Terror Alert System Updated by Homeland Security

April 20, 2011 Updated: October 1, 2015

New York City Police Commissioner Raymond Kelly (L) looks on as Homeland Security Secretary Janet Napolitano discusses the new National Terrorism Advisory System on April 20, 2011 at Grand Central Station in New York City.  (Michael Loccisano/Getty Images)
New York City Police Commissioner Raymond Kelly (L) looks on as Homeland Security Secretary Janet Napolitano discusses the new National Terrorism Advisory System on April 20, 2011 at Grand Central Station in New York City. (Michael Loccisano/Getty Images)
Secretary of Homeland Security Janet Napolitano announced on April 20 the implementation of a new, two-level terror alert system that is to be replacing the old color-coded system. The new system, the National Terrorism Advisory System (NTAS), will go into effect next week. It replaces the often-mocked color coded alert system.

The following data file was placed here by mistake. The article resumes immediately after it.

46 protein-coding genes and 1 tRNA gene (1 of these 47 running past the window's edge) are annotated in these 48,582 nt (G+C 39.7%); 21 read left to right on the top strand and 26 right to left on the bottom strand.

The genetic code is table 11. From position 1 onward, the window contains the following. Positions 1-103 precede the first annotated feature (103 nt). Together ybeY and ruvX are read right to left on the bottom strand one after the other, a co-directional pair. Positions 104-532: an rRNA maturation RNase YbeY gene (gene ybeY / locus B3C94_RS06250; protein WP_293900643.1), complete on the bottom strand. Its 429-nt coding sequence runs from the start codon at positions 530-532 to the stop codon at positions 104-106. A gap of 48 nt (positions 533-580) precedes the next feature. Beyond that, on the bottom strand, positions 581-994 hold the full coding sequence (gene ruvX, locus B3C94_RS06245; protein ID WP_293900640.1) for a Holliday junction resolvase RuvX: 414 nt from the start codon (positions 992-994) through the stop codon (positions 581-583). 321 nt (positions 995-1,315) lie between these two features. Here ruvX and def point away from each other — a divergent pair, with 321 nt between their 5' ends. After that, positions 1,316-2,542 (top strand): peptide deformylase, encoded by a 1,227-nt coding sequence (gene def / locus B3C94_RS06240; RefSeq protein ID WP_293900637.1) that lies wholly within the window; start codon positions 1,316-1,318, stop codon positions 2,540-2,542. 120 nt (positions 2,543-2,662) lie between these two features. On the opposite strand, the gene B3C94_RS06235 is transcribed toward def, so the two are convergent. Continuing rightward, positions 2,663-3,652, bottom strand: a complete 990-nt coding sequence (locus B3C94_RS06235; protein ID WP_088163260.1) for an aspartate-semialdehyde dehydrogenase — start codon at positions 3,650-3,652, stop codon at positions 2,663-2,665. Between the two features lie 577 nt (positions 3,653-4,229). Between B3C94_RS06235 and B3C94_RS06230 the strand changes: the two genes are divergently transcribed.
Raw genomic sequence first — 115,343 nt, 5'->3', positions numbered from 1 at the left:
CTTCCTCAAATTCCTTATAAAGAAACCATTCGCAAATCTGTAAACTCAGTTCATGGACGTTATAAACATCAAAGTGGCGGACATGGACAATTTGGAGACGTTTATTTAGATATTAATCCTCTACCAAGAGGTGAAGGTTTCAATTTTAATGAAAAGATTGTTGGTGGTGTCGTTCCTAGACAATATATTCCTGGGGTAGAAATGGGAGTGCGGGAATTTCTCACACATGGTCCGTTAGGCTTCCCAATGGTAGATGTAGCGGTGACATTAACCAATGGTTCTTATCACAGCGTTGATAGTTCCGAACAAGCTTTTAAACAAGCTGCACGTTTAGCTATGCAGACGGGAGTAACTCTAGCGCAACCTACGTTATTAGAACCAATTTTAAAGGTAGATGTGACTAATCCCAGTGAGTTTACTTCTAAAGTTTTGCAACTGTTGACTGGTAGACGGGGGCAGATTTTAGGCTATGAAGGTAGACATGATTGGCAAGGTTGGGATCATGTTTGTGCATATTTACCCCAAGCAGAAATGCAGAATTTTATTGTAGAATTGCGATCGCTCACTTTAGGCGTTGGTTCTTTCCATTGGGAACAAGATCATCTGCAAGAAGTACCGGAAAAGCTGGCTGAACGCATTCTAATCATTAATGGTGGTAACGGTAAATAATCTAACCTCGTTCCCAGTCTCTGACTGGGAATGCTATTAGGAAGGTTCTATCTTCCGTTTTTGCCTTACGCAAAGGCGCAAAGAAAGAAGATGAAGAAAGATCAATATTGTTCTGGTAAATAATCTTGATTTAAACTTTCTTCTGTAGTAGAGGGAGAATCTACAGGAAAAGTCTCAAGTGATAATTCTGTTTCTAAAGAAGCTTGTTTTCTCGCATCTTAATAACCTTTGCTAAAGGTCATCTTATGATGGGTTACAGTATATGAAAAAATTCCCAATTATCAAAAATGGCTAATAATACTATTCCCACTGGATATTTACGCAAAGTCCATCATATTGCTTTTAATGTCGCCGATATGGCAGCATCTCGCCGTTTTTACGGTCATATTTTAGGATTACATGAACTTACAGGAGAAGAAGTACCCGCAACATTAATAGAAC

NTAS consists of two levels that indicate either an imminent threat, specifying “a credible, specific, and impending terrorist threat”, or an elevated threat, designating “a credible terrorist threat”, stated Homeland Security in a press release.

The color coding system had been used following the events on 9/11, and was often criticized for being confusing and vague. The new system will be “a system that gives people specificity, tells them what to do, what to prepare, what to look for and how to get more information,” Napolitano said on MSNBC’s Today.

The NTAS alerts will be specific in announcing what “geographic region, mode of transportation, or critical infrastructure” the threat applies to, as well as “providing timely, detailed information to the public,” stated the press release. NTAS alerts will be distributed using social networking sites, such as Facebook and Twitter, as well as traditional news media to reach a broader spectrum of the public.

Napolitano also revealed that under the old system, U.S. airports “have been orange since 2006.” The new system will additionally have a “sunset provision” that automatically ends the alerts after two weeks, unlike the previous alerts that had no expiration deadlines.